[photoshop] Into The Blending Modes With Gun And Camera, Part 2: The Contrast Modes

2298.In the last missive in this series, we reviewed the top three groups on Photoshop’s layer blending modes list: Normal (Normal and Dissolve), Darken (Darken, Multiply, Color Burn, and Linear Burn), and Lighten (Lighten, Screen, Color Dodge, and Linear Dodge).

The section after this, comprising seven modes starting with Overlay and ending in Hard Mix, are known as the Contrast modes, because the modes cause colors in the base and/or blend layer to darken or lighten, thus increasing the contrast. The measuring point is the value of the blend layer or color; usually here, lightening happens in some way if the blend is brighter than 50% gray, and darkening happens if they blend is darker than 50% gray. The principal difference between the modes seems to be how each accomplishes that.

  • The first mode, Overlay, allows the upper layer (blend layer) to overlay the lower layer (base layer), multiplying or screening the color depending on the base layer. This has the effect of maintaining the highlights and shadows of the base layer. According to Photoshop Help, the base color is not replaced but mixed with the base color to reflect the lightness or darkness of the base color.
  • Soft Light makes the blend layer kind of behave as a light source. The color is lightened or darkened depending on the blend layer. As a result, the image looks as though you’re shining a soft spotlight on it. From Photoshop Help: If the blend color (light source) is lighter than 50% gray, the image is lightened as if it were dodged. If the blend color is darker than 50% gray, the image is darkened as if it were burned in. Painting with pure black or white produces a distinctly darker or lighter area, but does not result in pure black or white.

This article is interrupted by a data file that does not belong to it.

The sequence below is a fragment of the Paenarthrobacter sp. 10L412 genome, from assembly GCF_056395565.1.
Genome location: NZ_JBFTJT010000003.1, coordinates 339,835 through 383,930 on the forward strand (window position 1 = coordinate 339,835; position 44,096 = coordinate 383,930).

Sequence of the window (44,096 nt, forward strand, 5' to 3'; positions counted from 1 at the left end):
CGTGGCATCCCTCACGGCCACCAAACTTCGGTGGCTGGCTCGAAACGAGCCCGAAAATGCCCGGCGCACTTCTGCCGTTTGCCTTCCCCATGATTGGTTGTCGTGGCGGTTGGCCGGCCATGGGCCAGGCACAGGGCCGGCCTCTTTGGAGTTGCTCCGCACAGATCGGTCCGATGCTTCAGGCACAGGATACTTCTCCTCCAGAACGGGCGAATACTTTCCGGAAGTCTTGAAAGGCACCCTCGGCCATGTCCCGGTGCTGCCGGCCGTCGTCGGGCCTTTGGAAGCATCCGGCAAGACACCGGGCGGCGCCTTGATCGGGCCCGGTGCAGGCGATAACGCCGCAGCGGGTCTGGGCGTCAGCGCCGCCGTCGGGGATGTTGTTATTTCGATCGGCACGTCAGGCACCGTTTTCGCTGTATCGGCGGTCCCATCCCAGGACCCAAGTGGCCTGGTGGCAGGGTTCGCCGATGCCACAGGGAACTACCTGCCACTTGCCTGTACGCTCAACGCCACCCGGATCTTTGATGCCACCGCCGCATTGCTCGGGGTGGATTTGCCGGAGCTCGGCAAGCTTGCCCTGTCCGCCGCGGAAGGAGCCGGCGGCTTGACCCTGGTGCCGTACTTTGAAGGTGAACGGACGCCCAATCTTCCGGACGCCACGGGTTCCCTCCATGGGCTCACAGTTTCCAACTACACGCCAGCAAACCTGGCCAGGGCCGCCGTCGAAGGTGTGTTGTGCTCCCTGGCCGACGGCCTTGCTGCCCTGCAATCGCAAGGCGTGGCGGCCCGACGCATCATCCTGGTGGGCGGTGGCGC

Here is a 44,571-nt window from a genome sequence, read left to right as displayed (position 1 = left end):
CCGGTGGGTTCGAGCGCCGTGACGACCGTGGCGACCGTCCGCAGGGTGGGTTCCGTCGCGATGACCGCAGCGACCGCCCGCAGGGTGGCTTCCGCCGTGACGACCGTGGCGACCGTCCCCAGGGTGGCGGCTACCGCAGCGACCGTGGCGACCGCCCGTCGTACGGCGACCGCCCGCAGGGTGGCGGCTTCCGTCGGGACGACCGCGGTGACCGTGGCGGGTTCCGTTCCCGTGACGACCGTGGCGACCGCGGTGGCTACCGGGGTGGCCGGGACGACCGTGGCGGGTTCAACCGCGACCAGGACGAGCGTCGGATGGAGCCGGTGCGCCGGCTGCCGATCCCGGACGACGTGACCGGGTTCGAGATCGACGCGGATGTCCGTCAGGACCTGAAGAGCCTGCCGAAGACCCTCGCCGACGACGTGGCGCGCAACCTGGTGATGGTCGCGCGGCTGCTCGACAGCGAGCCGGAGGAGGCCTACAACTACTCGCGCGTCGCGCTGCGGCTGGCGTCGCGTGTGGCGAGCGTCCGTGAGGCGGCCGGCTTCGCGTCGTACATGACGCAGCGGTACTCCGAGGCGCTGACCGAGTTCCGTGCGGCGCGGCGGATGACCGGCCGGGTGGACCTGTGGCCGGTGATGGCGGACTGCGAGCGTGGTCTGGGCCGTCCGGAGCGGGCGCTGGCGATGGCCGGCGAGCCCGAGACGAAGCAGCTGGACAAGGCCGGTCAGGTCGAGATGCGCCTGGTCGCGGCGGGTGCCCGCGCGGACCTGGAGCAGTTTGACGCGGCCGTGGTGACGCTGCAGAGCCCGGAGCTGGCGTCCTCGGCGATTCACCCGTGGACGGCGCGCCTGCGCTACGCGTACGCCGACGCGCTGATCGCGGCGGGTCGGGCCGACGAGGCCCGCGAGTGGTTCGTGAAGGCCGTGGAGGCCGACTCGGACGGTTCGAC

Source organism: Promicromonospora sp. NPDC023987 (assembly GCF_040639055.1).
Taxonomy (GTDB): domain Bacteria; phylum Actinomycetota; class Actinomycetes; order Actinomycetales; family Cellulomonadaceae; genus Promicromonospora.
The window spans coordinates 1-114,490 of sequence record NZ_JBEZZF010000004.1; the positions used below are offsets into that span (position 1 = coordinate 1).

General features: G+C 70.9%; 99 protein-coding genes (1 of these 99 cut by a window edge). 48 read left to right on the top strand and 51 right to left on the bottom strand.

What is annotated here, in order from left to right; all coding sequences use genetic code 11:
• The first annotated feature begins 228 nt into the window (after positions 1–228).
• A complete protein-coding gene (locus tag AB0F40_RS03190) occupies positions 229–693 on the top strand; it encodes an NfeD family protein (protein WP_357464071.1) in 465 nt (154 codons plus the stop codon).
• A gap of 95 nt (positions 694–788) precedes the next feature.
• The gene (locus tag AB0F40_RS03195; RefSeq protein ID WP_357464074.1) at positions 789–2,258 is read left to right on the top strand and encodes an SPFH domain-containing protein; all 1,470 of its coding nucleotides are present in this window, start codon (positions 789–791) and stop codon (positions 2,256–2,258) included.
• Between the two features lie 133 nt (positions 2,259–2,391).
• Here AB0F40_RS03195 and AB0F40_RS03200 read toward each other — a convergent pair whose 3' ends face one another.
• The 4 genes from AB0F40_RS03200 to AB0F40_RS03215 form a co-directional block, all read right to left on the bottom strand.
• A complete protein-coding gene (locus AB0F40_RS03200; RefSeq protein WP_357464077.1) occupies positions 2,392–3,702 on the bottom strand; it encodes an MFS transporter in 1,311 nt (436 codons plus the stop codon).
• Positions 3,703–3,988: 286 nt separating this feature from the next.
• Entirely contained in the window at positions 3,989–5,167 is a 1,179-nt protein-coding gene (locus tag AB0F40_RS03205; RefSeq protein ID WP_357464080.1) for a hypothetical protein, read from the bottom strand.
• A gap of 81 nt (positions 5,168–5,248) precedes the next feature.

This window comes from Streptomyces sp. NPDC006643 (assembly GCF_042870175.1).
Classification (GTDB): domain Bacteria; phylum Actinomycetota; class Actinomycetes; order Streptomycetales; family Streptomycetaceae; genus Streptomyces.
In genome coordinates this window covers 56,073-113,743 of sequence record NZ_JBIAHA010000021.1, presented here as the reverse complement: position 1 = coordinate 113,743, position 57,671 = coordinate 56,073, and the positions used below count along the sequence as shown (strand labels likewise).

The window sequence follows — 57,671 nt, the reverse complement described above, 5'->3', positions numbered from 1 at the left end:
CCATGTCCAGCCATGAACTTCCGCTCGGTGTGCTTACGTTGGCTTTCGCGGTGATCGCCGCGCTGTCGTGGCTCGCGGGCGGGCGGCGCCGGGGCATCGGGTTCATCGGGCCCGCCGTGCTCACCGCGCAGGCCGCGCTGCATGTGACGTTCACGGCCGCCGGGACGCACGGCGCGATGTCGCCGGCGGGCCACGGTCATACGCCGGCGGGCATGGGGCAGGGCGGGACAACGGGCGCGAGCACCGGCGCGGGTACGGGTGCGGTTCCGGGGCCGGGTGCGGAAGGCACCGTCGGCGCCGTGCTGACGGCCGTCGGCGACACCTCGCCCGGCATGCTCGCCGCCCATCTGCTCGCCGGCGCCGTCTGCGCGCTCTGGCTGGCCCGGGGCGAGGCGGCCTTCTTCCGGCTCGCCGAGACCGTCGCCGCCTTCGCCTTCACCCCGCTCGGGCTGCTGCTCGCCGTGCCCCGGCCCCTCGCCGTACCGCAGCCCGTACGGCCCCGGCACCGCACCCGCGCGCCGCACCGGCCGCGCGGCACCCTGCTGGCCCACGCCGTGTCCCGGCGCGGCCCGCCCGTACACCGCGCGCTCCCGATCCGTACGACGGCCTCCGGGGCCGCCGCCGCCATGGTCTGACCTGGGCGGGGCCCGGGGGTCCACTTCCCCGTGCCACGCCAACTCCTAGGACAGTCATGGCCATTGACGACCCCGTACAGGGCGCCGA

• Hard Light works differently, of course; whereas the Soft Light blend lightens or darkens, Hard light multiplies or screens the color, depending on the blend layer. The effect is as though you’re shining a harsh spotlight on the image. If the blend is lighter than 50% gray, it’s lightened as though screened; if the blend is darker, it’s darkened as though multiplied. This is useful for adding shadows to an image. Painting with black or white results in pure black or white.
  • Vivid Light burns or dodges the images by increasing or decreasing the brightness, depending on the blend layer. Blends (the light source) brighter than 50% gray result in a lightening of the image by decreasing the contrast, and darker than 50% gray are darkened by increasing the contrast.
  • Linear Light works as Linear Light does, but where Vivid darkens or lightens the image by changing the contrast depending on the blend, Linear Light darkens or lightens image by changing the brightness depending on the blend. Again, the cutoff is at 50% gray.
  • Pin Light actually replaces the colors, depending on the blend color. If the blend layer is lighter than 50% gray, pixels that are darker than the blend are replace where those lighter are left alone. If the blend is darker than 50%, the lighter pixels are the ones that are replaced.
  • Hard Mix is the most radical of this group. Remember that the RGB digital values can range from 0 to 255. Hard Mix adds the RGB channel values of the blend layer to the base layer; if the channel result is greater than 255, then that channel is set to 255; if it’s less, the channel is set to 0. As a result, all pixels are changed to primary colors: red, green blue, cyan, yellow, magenta, white, or black.

These blending modes are a little hard to explain; I depended on Photoshop Help and tried to rephrase them a little better, with alternative success. Now, one can begin to see why a lot of Photoshoppers it’s a process of trial and error.

In the next chapter of this exploration, I’ll try and increase my own understanding of this by actually blending layers and examinging the results; along the way, we’ll get to the next group, the Comparison modes, comprising Difference and Exclusion, and try to make some sense out of those.

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